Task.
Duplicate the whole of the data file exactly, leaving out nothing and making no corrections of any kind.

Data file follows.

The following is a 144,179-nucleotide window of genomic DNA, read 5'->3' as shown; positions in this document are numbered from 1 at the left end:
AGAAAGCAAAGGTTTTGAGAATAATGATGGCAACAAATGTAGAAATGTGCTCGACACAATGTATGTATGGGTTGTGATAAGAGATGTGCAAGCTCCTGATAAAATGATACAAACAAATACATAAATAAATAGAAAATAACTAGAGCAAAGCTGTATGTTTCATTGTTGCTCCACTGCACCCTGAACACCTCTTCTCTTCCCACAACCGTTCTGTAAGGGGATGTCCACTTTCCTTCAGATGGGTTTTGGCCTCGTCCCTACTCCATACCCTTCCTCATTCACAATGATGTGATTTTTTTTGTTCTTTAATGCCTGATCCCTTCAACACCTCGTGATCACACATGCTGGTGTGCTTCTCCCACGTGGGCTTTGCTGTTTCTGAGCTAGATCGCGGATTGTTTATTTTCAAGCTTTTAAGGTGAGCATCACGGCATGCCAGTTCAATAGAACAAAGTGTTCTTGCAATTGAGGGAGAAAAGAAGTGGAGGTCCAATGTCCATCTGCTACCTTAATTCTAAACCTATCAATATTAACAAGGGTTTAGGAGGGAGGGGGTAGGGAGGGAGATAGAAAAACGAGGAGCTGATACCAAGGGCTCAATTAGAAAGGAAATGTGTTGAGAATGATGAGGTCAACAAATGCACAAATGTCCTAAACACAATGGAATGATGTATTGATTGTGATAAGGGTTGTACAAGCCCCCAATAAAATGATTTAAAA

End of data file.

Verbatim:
The following is a 144,179-nucleotide window of genomic DNA, read 5'->3' as shown; positions in this document are numbered from 1 at the left end:
AGAAAGCAAAGGTTTTGAGAATAATGATGGCAACAAATGTAGAAATGTGCTCGACACAATGTATGTATGGGTTGTGATAAGAGATGTGCAAGCTCCTGATAAAATGATACAAACAAATACATAAATAAATAGAAAATAACTAGAGCAAAGCTGTATGTTTCATTGTTGCTCCACTGCACCCTGAACACCTCTTCTCTTCCCACAACCGTTCTGTAAGGGGATGTCCACTTTCCTTCAGATGGGTTTTGGCCTCGTCCCTACTCCATACCCTTCCTCATTCACAATGATGTGATTTTTTTTGTTCTTTAATGCCTGATCCCTTCAACACCTCGTGATCACACATGCTGGTGTGCTTCTCCCACGTGGGCTTTGCTGTTTCTGAGCTAGATCGCGGATTGTTTATTTTCAAGCTTTTAAGGTGAGCATCACGGCATGCCAGTTCAATAGAACAAAGTGTTCTTGCAATTGAGGGAGAAAAGAAGTGGAGGTCCAATGTCCATCTGCTACCTTAATTCTAAACCTATCAATATTAACAAGGGTTTAGGAGGGAGGGGGTAGGGAGGGAGATAGAAAAACGAGGAGCTGATACCAAGGGCTCAATTAGAAAGGAAATGTGTTGAGAATGATGAGGTCAACAAATGCACAAATGTCCTAAACACAATGGAATGATGTATTGATTGTGATAAGGGTTGTACAAGCCCCCAATAAAATGATTTAAAA